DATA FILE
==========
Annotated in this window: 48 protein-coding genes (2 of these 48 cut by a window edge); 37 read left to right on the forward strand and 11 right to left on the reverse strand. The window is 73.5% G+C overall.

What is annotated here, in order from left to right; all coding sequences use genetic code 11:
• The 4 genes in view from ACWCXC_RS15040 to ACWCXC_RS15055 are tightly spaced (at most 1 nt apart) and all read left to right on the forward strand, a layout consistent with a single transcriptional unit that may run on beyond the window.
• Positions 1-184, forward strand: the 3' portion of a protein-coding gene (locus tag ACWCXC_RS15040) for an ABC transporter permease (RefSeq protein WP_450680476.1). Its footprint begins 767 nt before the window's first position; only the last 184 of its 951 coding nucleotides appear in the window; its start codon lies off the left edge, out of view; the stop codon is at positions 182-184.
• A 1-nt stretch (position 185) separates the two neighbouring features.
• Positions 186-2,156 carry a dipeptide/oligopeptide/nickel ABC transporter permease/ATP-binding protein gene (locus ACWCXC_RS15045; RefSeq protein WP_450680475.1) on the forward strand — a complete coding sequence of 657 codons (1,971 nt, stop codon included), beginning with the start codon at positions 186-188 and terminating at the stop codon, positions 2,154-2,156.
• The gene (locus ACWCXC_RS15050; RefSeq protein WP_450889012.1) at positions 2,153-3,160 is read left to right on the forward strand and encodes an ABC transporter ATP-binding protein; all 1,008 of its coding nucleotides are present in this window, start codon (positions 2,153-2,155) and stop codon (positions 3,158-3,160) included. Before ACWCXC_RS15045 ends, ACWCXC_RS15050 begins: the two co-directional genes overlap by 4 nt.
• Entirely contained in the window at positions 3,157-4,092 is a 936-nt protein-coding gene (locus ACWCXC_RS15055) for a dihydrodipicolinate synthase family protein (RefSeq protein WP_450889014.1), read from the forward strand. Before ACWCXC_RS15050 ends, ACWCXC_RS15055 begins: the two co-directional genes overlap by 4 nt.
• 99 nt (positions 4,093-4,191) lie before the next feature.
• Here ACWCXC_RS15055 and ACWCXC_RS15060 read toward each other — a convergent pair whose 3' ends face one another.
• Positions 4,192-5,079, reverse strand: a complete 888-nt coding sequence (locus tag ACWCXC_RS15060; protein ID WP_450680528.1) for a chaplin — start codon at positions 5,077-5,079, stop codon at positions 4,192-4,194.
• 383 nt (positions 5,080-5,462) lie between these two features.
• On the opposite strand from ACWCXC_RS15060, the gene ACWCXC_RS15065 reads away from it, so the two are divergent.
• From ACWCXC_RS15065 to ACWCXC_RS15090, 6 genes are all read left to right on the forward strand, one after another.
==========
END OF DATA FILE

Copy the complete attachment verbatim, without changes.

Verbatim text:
Annotated in this window: 48 protein-coding genes (2 of these 48 cut by a window edge); 37 read left to right on the forward strand and 11 right to left on the reverse strand. The window is 73.5% G+C overall.

What is annotated here, in order from left to right; all coding sequences use genetic code 11:
• The 4 genes in view from ACWCXC_RS15040 to ACWCXC_RS15055 are tightly spaced (at most 1 nt apart) and all read left to right on the forward strand, a layout consistent with a single transcriptional unit that may run on beyond the window.
• Positions 1-184, forward strand: the 3' portion of a protein-coding gene (locus tag ACWCXC_RS15040) for an ABC transporter permease (RefSeq protein WP_450680476.1). Its footprint begins 767 nt before the window's first position; only the last 184 of its 951 coding nucleotides appear in the window; its start codon lies off the left edge, out of view; the stop codon is at positions 182-184.
• A 1-nt stretch (position 185) separates the two neighbouring features.
• Positions 186-2,156 carry a dipeptide/oligopeptide/nickel ABC transporter permease/ATP-binding protein gene (locus ACWCXC_RS15045; RefSeq protein WP_450680475.1) on the forward strand — a complete coding sequence of 657 codons (1,971 nt, stop codon included), beginning with the start codon at positions 186-188 and terminating at the stop codon, positions 2,154-2,156.
• The gene (locus ACWCXC_RS15050; RefSeq protein WP_450889012.1) at positions 2,153-3,160 is read left to right on the forward strand and encodes an ABC transporter ATP-binding protein; all 1,008 of its coding nucleotides are present in this window, start codon (positions 2,153-2,155) and stop codon (positions 3,158-3,160) included. Before ACWCXC_RS15045 ends, ACWCXC_RS15050 begins: the two co-directional genes overlap by 4 nt.
• Entirely contained in the window at positions 3,157-4,092 is a 936-nt protein-coding gene (locus ACWCXC_RS15055) for a dihydrodipicolinate synthase family protein (RefSeq protein WP_450889014.1), read from the forward strand. Before ACWCXC_RS15050 ends, ACWCXC_RS15055 begins: the two co-directional genes overlap by 4 nt.
• 99 nt (positions 4,093-4,191) lie before the next feature.
• Here ACWCXC_RS15055 and ACWCXC_RS15060 read toward each other — a convergent pair whose 3' ends face one another.
• Positions 4,192-5,079, reverse strand: a complete 888-nt coding sequence (locus tag ACWCXC_RS15060; protein ID WP_450680528.1) for a chaplin — start codon at positions 5,077-5,079, stop codon at positions 4,192-4,194.
• 383 nt (positions 5,080-5,462) lie between these two features.
• On the opposite strand from ACWCXC_RS15060, the gene ACWCXC_RS15065 reads away from it, so the two are divergent.
• From ACWCXC_RS15065 to ACWCXC_RS15090, 6 genes are all read left to right on the forward strand, one after another.